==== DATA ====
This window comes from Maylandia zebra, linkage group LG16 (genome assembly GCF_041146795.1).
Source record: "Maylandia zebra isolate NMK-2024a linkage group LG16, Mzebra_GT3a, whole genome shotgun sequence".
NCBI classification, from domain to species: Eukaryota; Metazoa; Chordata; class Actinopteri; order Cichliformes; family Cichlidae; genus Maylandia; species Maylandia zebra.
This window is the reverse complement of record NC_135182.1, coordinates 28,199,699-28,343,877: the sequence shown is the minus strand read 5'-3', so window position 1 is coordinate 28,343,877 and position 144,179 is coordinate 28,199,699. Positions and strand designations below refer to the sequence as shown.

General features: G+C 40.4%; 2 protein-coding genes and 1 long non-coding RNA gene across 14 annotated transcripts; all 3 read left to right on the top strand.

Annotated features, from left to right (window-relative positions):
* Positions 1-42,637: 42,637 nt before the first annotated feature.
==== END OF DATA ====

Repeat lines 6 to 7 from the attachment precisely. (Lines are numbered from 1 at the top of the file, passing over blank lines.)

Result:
Annotated features, from left to right (window-relative positions):
* Positions 1-42,637: 42,637 nt before the first annotated feature.